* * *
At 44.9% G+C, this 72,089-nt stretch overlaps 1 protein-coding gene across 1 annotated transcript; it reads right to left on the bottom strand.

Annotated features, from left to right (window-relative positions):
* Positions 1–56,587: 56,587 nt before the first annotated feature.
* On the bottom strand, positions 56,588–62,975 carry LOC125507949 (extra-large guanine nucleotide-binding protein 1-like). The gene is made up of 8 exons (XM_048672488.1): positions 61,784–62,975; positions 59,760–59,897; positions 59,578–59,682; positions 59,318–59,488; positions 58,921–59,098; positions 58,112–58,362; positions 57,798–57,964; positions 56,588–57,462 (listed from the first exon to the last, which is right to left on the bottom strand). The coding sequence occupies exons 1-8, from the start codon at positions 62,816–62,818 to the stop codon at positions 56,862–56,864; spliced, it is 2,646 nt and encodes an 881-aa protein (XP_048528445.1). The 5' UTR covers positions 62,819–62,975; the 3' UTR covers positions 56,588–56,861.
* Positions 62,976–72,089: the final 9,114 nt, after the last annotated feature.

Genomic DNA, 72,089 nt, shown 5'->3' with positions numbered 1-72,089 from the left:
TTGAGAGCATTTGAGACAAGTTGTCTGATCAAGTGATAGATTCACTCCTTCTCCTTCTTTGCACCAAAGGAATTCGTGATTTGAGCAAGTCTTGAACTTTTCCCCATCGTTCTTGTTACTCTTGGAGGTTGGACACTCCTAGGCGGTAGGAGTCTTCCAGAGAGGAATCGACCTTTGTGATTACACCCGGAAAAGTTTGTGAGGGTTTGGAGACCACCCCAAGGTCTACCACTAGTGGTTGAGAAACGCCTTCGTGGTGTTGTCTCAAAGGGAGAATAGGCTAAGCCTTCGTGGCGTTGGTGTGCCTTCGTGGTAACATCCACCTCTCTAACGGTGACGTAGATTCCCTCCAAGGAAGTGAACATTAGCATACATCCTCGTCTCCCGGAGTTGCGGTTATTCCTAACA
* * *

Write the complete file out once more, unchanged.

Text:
At 44.9% G+C, this 72,089-nt stretch overlaps 1 protein-coding gene across 1 annotated transcript; it reads right to left on the bottom strand.

Annotated features, from left to right (window-relative positions):
* Positions 1–56,587: 56,587 nt before the first annotated feature.
* On the bottom strand, positions 56,588–62,975 carry LOC125507949 (extra-large guanine nucleotide-binding protein 1-like). The gene is made up of 8 exons (XM_048672488.1): positions 61,784–62,975; positions 59,760–59,897; positions 59,578–59,682; positions 59,318–59,488; positions 58,921–59,098; positions 58,112–58,362; positions 57,798–57,964; positions 56,588–57,462 (listed from the first exon to the last, which is right to left on the bottom strand). The coding sequence occupies exons 1-8, from the start codon at positions 62,816–62,818 to the stop codon at positions 56,862–56,864; spliced, it is 2,646 nt and encodes an 881-aa protein (XP_048528445.1). The 5' UTR covers positions 62,819–62,975; the 3' UTR covers positions 56,588–56,861.
* Positions 62,976–72,089: the final 9,114 nt, after the last annotated feature.

Genomic DNA, 72,089 nt, shown 5'->3' with positions numbered 1-72,089 from the left:
TTGAGAGCATTTGAGACAAGTTGTCTGATCAAGTGATAGATTCACTCCTTCTCCTTCTTTGCACCAAAGGAATTCGTGATTTGAGCAAGTCTTGAACTTTTCCCCATCGTTCTTGTTACTCTTGGAGGTTGGACACTCCTAGGCGGTAGGAGTCTTCCAGAGAGGAATCGACCTTTGTGATTACACCCGGAAAAGTTTGTGAGGGTTTGGAGACCACCCCAAGGTCTACCACTAGTGGTTGAGAAACGCCTTCGTGGTGTTGTCTCAAAGGGAGAATAGGCTAAGCCTTCGTGGCGTTGGTGTGCCTTCGTGGTAACATCCACCTCTCTAACGGTGACGTAGATTCCCTCCAAGGAAGTGAACATTAGCATACATCCTCGTCTCCCGGAGTTGCGGTTATTCCTAACA